Tax cuts for lower and middle-income earners are one of four key areas Finance Minister Steven Joyce is looking at for his first Budget in May.
Speaking at an event hosted by Massey University and the Auckland Chamber of Commerce, Mr Joyce outlined the strength of the country's economy and the Crown's own books, and said his focus for the May 25 Budget will be on improving public services, building infrastructure, repaying debt and cutting taxes.
Joyce has carried on with his predecessor's target of reducing net debt to about 20% of gross domestic product by 2020, from the 25.5% level it's at, "to make sure that we can manage any shocks that may come along in the future," and "remained committed to reducing the tax burden and in particular the impact of marginal tax rates on lower and middle income earnings, when we have the room to do so."
New Zealand's economy is still forecast to experience robust growth over the next couple of years, fuelled by low interest rates, strong construction activity and high rates of tourism and migration. That's also likely to bolster the Crown's coffers, with figures today showing an operating surplus of $9 million in the six months ended December 31 on higher consumption tax take than expected.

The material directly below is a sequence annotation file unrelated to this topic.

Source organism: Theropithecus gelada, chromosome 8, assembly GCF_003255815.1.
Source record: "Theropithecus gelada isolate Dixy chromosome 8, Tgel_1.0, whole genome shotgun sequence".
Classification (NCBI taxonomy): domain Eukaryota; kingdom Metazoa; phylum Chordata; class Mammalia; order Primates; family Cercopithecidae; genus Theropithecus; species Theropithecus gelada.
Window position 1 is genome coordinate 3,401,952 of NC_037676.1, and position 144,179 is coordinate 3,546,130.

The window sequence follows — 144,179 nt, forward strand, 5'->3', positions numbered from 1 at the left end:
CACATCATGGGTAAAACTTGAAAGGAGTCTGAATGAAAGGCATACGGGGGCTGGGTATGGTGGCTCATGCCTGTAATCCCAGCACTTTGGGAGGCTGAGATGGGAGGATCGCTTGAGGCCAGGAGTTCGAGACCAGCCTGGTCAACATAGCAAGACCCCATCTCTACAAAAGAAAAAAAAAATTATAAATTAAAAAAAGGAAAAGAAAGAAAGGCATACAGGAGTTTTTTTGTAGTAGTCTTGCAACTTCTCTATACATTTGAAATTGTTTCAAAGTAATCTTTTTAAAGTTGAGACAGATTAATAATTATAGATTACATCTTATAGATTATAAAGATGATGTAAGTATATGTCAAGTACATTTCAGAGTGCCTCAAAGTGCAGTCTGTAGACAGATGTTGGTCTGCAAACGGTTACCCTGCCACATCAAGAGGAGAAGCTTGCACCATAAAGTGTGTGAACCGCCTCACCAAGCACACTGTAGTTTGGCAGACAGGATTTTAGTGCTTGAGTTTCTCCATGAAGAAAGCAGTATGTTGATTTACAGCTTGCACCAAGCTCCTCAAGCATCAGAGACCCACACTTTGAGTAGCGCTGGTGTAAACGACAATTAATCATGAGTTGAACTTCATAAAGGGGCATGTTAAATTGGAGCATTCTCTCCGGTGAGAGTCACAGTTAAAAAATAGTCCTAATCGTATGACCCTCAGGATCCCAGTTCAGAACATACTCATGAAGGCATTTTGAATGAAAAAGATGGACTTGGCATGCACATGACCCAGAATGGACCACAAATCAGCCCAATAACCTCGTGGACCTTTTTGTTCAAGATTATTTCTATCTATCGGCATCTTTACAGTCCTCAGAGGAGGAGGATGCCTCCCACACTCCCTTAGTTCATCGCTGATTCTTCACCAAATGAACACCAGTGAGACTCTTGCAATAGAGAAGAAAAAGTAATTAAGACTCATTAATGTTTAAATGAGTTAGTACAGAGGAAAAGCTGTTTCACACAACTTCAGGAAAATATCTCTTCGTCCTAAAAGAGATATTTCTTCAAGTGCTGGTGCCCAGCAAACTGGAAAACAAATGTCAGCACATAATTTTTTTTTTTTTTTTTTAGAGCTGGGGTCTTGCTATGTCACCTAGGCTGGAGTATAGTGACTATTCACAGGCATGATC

Mr Joyce didn't announce any details about potential tax cuts, although work to investigate demand management tools for roads could see petrol taxes and road user charges replaced with other initiatives, such as electronic road tolling. He also ruled out introducing a regional fuel tax, saying "they are administratively difficult, prone to leakage and cost-spreading, and blur the accountabilities between central and local government."
The Crown is also interested in looking at other options for longer-term funding for new infrastructure, including the use of private finance for certain projections, he said, name-checking the proposed Penlink alternative route between the Whangaparāoa Peninsula and State Highway 1 at Redvale in Auckland.
New roads have been a core part of the government's infrastructure programme over recent years, and the Crown's capital spend will be about $7 billion this year, about twice what it's been in recent times, Mr Joyce said.
On housing, Mr Joyce said the government has received $1.79 billion of proposals seeking support from the $1 billion housing infrastructure fund, which could help build 50,000 new dwellings.
"At this stage, however, only a small number of the 17 proposals received through the expressions of interest phase would result in projects being advanced earlier than previously planned by councils," he said. "We want to see more ambitious projects that will have a more positive impact on housing supply over the next five years."
The government will also investigate other financing options to introduce private sector capital to sit alongside council and government funds.
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